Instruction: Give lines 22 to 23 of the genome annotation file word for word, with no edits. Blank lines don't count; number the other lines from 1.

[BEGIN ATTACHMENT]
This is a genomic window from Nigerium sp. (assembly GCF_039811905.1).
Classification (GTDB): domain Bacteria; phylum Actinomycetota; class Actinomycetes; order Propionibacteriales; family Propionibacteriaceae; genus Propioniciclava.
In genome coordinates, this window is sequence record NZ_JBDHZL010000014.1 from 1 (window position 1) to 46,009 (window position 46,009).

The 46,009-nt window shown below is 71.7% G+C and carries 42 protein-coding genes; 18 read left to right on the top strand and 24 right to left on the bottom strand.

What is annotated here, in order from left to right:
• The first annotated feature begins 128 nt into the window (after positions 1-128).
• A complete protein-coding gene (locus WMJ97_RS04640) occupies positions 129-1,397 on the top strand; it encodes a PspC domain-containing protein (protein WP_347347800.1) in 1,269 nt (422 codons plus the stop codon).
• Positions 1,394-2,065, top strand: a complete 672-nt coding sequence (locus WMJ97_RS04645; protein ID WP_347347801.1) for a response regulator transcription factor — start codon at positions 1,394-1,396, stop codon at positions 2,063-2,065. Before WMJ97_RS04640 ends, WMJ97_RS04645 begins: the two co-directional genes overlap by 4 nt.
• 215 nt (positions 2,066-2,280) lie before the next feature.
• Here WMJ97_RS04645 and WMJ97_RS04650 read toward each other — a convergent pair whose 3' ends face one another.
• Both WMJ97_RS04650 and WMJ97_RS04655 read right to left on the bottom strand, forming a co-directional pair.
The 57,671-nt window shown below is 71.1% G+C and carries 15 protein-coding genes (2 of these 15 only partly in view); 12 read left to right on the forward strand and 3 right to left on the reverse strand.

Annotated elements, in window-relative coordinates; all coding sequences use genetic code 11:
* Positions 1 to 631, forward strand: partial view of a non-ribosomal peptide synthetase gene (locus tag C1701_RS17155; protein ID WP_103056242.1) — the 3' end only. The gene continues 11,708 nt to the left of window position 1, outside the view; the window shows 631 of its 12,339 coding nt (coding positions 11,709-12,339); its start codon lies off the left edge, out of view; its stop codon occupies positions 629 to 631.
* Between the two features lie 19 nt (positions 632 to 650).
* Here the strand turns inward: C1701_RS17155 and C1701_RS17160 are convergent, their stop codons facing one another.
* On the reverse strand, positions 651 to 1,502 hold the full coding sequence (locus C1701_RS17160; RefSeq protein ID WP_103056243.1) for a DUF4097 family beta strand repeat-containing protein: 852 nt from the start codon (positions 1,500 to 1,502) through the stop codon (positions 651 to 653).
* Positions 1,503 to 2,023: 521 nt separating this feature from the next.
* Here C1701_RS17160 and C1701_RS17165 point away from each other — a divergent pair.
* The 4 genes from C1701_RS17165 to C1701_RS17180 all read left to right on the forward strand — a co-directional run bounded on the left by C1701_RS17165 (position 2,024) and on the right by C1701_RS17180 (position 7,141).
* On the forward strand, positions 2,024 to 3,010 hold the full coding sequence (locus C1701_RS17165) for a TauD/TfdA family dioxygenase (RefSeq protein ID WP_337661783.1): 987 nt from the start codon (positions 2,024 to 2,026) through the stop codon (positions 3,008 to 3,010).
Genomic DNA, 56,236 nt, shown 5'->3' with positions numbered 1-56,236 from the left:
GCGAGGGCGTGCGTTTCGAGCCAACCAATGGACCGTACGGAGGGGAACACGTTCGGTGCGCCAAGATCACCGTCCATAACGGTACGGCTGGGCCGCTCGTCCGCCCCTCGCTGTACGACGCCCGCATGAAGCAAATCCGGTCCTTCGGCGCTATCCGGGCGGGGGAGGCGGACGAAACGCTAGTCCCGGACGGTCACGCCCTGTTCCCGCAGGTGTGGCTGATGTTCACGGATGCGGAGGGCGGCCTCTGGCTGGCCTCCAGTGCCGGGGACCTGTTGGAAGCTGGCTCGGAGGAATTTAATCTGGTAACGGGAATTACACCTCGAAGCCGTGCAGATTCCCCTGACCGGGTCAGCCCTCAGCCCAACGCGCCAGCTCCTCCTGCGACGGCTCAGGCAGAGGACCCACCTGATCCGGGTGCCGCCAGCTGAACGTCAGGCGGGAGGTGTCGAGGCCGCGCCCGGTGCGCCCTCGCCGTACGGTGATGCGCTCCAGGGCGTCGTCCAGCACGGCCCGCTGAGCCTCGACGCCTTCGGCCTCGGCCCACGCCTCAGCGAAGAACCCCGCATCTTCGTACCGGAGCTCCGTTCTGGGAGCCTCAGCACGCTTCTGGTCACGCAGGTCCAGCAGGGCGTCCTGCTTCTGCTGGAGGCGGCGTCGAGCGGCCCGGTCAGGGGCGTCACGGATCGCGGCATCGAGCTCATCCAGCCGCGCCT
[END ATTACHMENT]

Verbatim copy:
Genomic DNA, 56,236 nt, shown 5'->3' with positions numbered 1-56,236 from the left:
GCGAGGGCGTGCGTTTCGAGCCAACCAATGGACCGTACGGAGGGGAACACGTTCGGTGCGCCAAGATCACCGTCCATAACGGTACGGCTGGGCCGCTCGTCCGCCCCTCGCTGTACGACGCCCGCATGAAGCAAATCCGGTCCTTCGGCGCTATCCGGGCGGGGGAGGCGGACGAAACGCTAGTCCCGGACGGTCACGCCCTGTTCCCGCAGGTGTGGCTGATGTTCACGGATGCGGAGGGCGGCCTCTGGCTGGCCTCCAGTGCCGGGGACCTGTTGGAAGCTGGCTCGGAGGAATTTAATCTGGTAACGGGAATTACACCTCGAAGCCGTGCAGATTCCCCTGACCGGGTCAGCCCTCAGCCCAACGCGCCAGCTCCTCCTGCGACGGCTCAGGCAGAGGACCCACCTGATCCGGGTGCCGCCAGCTGAACGTCAGGCGGGAGGTGTCGAGGCCGCGCCCGGTGCGCCCTCGCCGTACGGTGATGCGCTCCAGGGCGTCGTCCAGCACGGCCCGCTGAGCCTCGACGCCTTCGGCCTCGGCCCACGCCTCAGCGAAGAACCCCGCATCTTCGTACCGGAGCTCCGTTCTGGGAGCCTCAGCACGCTTCTGGTCACGCAGGTCCAGCAGGGCGTCCTGCTTCTGCTGGAGGCGGCGTCGAGCGGCCCGGTCAGGGGCGTCACGGATCGCGGCATCGAGCTCATCCAGCCGCGCCT